The Handmaid’s Tale is a movie (and novel) that involves what I call “Bible abuse” in Holy Horror.  That is to say, the Bible can be used to oppress rather than to liberate.  To cause human suffering instead of eliminating it.  Sure, to make Atwood’s dystopia work a future catastrophe of fertility has to occur, but the military state, the assumed superiority, and the will to control on the part of men are all too real.  We’ve witnessed this in the United States government over the past two years.  A lot more has been revealed than personal greed—that side of human nature that quotes the Good Book while doing the bad thing.  In the movie it’s literally so, while our “leaders” are only a metaphoric step away from it.  Although it’s not horror, it’s a terrifying movie.  I still have trouble watching The Stepford Wives.  Why is equality so easy in the abstract, but so difficult when it comes to actual life?

Aggression is not a social value.  This is perhaps the most ironic aspect of using Scripture to enforce oppressive regimes.  The whole point of the New Testament is self-denial for the sake of others.  That may be why the only Bible reading in the movie comes from the Hebrew Bible, the story of Jacob and Rachel.  Although this isn’t one of the traditional “texts of terror,” to borrow Phyllis Trible’s phrase, it nevertheless illustrates the point well.  A culture that values women only for their reproductive capacities is dystopian to its very core.  When a book, no matter how holy, is divorced from its context it becomes a deadly weapon of blunt force.  Atwood moves beyond Orwell here—the government that sees itself as biblical can be far more insidious that one that only weighs evil on the secular scale.  Not only the Bible ends up being abused.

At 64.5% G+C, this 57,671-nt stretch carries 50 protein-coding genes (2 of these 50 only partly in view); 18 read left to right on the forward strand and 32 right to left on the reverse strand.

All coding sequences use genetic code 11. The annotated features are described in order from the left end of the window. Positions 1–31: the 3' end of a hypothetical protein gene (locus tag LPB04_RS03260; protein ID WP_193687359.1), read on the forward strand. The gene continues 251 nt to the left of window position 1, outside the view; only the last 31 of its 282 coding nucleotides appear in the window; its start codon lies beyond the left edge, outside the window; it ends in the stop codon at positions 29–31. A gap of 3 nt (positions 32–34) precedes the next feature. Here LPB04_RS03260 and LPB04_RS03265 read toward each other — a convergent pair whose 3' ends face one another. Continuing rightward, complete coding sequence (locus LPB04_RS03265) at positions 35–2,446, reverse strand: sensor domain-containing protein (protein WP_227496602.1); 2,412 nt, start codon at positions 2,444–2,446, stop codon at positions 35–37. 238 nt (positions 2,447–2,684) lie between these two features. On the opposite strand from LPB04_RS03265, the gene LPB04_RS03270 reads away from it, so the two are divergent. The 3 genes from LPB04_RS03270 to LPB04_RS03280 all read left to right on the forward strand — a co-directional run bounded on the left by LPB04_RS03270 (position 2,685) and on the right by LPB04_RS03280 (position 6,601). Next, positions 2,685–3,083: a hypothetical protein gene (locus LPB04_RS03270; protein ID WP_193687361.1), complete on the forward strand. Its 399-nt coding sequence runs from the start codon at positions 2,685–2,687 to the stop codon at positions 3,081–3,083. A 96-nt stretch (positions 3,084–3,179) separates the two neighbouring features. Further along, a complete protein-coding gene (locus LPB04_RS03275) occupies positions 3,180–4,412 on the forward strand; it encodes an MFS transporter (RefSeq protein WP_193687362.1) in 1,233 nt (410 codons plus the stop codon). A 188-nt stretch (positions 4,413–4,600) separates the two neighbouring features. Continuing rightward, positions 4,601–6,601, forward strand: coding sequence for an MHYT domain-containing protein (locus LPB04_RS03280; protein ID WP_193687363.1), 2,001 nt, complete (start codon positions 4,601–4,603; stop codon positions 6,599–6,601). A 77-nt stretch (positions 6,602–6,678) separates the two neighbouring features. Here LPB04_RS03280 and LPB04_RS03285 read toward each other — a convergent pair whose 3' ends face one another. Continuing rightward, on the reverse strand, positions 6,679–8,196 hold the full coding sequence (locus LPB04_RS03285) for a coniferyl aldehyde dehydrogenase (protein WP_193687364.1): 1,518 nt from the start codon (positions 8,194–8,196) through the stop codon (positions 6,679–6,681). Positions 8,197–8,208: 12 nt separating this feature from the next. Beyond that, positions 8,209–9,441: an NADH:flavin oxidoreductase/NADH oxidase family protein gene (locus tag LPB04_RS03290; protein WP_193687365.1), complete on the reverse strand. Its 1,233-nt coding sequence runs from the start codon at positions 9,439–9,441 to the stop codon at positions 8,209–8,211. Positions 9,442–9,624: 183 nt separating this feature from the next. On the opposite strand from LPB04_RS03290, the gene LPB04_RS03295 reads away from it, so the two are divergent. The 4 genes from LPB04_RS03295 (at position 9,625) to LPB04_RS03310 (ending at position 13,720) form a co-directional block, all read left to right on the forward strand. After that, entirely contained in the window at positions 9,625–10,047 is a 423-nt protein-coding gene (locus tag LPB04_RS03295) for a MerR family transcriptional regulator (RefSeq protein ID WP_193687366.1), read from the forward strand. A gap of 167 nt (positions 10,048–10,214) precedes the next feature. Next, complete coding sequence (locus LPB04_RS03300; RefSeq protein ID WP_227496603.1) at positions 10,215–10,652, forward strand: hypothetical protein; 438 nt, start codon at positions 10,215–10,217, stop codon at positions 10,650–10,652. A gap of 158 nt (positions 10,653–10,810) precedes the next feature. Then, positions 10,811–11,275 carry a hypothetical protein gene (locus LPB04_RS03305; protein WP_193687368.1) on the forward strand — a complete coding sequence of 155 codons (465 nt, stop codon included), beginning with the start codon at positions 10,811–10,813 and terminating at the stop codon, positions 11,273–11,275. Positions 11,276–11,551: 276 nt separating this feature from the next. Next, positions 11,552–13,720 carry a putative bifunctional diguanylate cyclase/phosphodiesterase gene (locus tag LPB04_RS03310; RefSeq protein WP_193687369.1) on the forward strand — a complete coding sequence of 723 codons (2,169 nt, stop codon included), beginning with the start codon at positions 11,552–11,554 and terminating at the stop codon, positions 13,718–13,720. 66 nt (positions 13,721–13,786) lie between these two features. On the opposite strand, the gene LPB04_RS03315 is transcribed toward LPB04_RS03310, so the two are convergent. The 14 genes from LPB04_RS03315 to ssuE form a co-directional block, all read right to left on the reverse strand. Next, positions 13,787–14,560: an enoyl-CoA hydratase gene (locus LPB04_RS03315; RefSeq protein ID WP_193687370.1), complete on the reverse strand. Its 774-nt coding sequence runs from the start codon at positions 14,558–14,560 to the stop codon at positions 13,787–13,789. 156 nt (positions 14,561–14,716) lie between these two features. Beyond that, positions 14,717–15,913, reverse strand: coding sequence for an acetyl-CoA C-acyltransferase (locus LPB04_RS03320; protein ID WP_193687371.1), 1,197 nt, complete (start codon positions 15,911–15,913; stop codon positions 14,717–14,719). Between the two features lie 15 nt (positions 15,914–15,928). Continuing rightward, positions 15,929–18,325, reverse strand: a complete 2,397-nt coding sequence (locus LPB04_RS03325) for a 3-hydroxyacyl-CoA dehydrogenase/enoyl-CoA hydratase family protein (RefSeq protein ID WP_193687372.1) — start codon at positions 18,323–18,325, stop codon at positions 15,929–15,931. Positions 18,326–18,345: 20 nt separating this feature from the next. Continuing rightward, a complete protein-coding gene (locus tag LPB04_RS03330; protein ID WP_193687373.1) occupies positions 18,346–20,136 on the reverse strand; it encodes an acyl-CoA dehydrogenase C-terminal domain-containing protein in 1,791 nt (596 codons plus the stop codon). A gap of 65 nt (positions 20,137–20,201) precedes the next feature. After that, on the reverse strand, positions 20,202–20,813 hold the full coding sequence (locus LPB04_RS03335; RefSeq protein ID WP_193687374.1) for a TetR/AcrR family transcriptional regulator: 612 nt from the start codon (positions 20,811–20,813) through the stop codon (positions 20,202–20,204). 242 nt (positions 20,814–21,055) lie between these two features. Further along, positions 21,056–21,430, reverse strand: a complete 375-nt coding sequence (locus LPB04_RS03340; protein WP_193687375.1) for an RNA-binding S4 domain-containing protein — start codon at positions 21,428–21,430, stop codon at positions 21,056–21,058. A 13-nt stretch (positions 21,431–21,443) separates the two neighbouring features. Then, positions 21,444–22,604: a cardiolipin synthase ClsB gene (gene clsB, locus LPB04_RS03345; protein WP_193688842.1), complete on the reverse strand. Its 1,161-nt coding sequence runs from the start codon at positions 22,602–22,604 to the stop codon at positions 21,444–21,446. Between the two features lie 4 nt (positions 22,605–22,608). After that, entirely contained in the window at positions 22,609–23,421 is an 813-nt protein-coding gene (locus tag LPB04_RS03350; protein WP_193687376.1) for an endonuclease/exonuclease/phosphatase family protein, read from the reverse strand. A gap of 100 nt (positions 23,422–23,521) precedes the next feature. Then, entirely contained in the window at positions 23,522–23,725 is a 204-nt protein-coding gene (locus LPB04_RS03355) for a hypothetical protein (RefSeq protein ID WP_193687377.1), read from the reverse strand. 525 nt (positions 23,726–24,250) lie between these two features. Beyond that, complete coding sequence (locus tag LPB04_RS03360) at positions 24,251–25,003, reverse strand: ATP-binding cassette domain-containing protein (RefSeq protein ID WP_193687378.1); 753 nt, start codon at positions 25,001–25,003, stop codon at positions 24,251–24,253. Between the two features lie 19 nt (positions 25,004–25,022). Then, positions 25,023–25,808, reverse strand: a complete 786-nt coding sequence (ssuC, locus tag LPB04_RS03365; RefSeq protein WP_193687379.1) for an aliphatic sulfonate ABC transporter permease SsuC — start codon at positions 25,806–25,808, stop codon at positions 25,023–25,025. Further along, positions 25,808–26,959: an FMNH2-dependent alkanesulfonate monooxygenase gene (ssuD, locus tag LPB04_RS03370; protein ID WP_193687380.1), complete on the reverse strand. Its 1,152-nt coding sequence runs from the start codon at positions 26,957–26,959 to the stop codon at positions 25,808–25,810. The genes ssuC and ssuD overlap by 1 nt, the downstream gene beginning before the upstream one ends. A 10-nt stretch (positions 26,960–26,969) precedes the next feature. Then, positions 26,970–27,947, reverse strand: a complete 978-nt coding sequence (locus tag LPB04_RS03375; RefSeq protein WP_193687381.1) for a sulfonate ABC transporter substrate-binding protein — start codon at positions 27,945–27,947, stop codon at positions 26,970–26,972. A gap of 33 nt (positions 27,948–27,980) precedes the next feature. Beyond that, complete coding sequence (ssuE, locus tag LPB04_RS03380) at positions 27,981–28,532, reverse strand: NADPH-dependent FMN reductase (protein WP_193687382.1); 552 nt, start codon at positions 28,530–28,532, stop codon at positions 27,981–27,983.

May Care

The thing about the Devil is that evil is no laughing matter.  Darren Oldridge had no easy task limiting the dark lord to The Devil: A Very Short Introduction.  He nevertheless does an admirable job packing lots of provocative stuff into a small package.  The historian of religion part of me found his short history of Satan in chapter 2 a compelling synthesis of the character’s background.  Longer sources get tangled in theological weeds once the New Testament’s over, what with erstwhile saints being recast as heretics over some minute point of doctrine.  Lots of ideas about the Devil were floating around in those days, even as they are today.  A particularly important point, however, is made early in this book: even during the Enlightenment most intellectuals—including scientists—assumed the reality of the spiritual world.  It was only when materialism alone came to reign that there could be no Devil because there could be no spirits.

A vast disconnect continues to exist between “public intellectuals” and hoi polloi.  The vast majority of people in the world are religious.  Even in, especially in, the United States a great number of people believe in the Devil.  Many of those same people can’t recognize political evil when it stands naked before them.  Here’s the irony of it all: Oldridge discusses how an evil system, let’s say Nazism, blinded many otherwise decent people to the evil they were asked to perform.  Rhetoric that demonized the other, when dispersed over large crowds, has historically had that effect.  Today we see “Christians” claiming that a social system of helping those in need is of the Devil.  The greatest weapon of the prince of darkness is the sincerely believed lie.

Lies have always been associated with the Devil.  When the number of untruths coming from the White House has broken the very meter for measuring lies, those who claim the name of the crucified man who advocated care for the poor shout all the more loudly.  Not at the lies, but at those who don’t accept them.  Historically, the reign of facts has kept some checks on the Devil.  Even Jesus accused Herod of watching Fox—or was it being a fox?—too bad there are no facts to check.  Oldridge doesn’t tip his hand as to whether there is an actual Devil or not.  Society has, however,  no trouble making up its mind.  All they need to do is turn on the television.

Ground, Candle, and February

The world’s hairiest prophet?